February 25, 2015
Over the past two years, farmers, teachers, school nutrition professionals and engaged community members have made one message loud and clear: the USDA Farm to School Grant Program is crucial to the success of farm to school across the country.
The only problem? Demand for the grants far exceeds supply. In its first three years, the Farm to School Grant Program received more than 1,000 applications but only had enough funding to award 221 grants. In other words, just one in five projects was funded.
Today, Congress took an exciting step toward closing this gap with the introduction of the bipartisan Farm to School Act of 2015. Thanks to the leadership of Senators Patrick Leahy (D-VT) and Thad Cochran (R-MS) and Representatives Jeff Fortenberry (R-NE) and Marcia Fudge (D-OH), Congress will consider the Farm to School Act as part of the reauthorization of the Child Nutrition Act, which is set to expire on Sept. 30.
The two Senators are both former chairs of the Senate Agriculture Committee and long-time farm and food assistance champions. The two Representatives were both very active on the most recent farm bill and are recapitulating their leadership roles as local farm and food system supporters.
The bipartisan Farm to School Act of 2015 proposes an increase in annual mandatory funding for the grant program from $5 million to $15 million and full inclusion of preschools, summer food service sites, after school programs, and tribal schools and producers. The proposed legislation also aims to improve program participation from beginning, veteran and socially disadvantaged farmers and ranchers.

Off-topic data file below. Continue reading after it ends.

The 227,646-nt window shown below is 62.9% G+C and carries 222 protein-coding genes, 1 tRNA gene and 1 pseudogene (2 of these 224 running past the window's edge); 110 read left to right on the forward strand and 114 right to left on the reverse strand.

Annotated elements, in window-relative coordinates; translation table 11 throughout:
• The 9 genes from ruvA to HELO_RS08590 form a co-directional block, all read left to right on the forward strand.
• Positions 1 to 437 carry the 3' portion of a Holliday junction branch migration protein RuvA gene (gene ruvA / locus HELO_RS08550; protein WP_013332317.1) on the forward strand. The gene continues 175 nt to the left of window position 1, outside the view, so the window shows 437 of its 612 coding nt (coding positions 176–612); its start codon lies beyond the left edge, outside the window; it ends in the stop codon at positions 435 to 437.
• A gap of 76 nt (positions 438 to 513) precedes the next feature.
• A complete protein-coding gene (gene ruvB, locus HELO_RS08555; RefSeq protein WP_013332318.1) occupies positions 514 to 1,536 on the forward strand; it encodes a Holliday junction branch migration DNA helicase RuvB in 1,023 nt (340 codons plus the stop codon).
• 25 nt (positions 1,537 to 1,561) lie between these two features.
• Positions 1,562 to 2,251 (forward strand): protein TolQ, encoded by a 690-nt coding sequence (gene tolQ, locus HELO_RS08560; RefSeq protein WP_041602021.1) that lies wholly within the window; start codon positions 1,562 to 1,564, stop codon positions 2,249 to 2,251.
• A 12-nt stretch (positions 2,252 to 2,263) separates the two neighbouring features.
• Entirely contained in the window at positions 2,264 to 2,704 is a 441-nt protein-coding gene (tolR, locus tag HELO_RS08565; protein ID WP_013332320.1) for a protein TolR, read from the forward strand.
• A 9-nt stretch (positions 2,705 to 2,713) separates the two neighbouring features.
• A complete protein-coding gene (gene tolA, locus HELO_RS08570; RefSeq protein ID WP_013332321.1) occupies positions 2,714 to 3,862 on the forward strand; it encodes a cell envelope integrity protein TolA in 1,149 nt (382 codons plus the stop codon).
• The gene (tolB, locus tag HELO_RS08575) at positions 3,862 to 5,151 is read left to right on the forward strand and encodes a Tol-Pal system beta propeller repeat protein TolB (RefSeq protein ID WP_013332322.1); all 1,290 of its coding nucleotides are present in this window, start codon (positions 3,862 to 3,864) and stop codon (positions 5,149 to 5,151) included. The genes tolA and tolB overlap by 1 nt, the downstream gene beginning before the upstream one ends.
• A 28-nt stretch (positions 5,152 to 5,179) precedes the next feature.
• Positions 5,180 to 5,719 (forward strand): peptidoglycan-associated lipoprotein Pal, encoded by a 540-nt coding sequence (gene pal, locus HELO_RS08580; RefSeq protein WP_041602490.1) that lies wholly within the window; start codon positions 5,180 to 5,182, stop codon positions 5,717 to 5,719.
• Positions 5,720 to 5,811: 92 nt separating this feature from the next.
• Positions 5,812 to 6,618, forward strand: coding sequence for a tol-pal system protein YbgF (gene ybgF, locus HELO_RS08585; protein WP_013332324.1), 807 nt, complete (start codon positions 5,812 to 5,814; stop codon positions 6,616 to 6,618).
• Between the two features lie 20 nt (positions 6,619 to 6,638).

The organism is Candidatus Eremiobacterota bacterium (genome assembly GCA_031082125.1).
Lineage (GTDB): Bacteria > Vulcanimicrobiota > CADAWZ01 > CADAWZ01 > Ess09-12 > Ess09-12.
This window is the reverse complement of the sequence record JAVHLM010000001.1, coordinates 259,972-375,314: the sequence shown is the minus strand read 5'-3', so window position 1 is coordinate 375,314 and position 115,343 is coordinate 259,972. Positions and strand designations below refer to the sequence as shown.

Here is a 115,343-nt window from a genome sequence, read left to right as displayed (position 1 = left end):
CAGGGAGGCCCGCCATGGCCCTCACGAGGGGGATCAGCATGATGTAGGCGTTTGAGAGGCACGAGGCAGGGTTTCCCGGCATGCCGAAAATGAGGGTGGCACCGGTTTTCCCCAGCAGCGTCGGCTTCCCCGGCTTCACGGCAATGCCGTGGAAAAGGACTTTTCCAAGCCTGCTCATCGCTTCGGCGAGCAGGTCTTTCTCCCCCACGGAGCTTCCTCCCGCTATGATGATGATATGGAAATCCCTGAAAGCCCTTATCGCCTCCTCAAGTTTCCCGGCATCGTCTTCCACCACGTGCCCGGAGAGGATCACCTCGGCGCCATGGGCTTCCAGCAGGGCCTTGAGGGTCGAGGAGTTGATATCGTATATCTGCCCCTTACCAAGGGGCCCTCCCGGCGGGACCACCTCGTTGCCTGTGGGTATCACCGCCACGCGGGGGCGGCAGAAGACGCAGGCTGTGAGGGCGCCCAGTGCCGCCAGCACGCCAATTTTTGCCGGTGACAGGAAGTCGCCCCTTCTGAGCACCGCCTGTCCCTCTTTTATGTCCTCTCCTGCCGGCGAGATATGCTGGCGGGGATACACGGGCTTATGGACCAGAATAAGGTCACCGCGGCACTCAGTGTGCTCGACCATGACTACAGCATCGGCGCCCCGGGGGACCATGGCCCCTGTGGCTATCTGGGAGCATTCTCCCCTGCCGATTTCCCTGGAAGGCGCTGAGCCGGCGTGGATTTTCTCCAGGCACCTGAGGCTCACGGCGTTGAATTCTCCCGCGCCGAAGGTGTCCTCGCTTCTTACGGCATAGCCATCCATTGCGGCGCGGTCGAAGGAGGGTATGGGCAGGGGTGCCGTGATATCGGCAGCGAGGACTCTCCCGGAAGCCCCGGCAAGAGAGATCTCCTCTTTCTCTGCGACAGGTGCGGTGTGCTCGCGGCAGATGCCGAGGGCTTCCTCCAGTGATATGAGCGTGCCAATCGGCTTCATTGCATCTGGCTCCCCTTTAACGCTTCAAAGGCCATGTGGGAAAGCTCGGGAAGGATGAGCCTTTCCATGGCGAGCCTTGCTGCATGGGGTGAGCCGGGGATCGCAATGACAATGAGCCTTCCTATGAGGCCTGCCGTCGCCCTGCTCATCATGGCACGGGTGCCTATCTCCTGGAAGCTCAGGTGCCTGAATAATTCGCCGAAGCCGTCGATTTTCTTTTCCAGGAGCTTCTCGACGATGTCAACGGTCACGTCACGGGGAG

This grant program is an essential tool to improve the health of our children, our food system and our local economies. Today, more than 23 million students are making healthier food choices at school and at home thanks to farm to school activities like school gardens, cooking classes and incorporating local foods in school meals.
Since its launch in 2011, the USDA Farm to School Grant Program has supported projects that benefit farmers, kids and communities nationwide. For instance: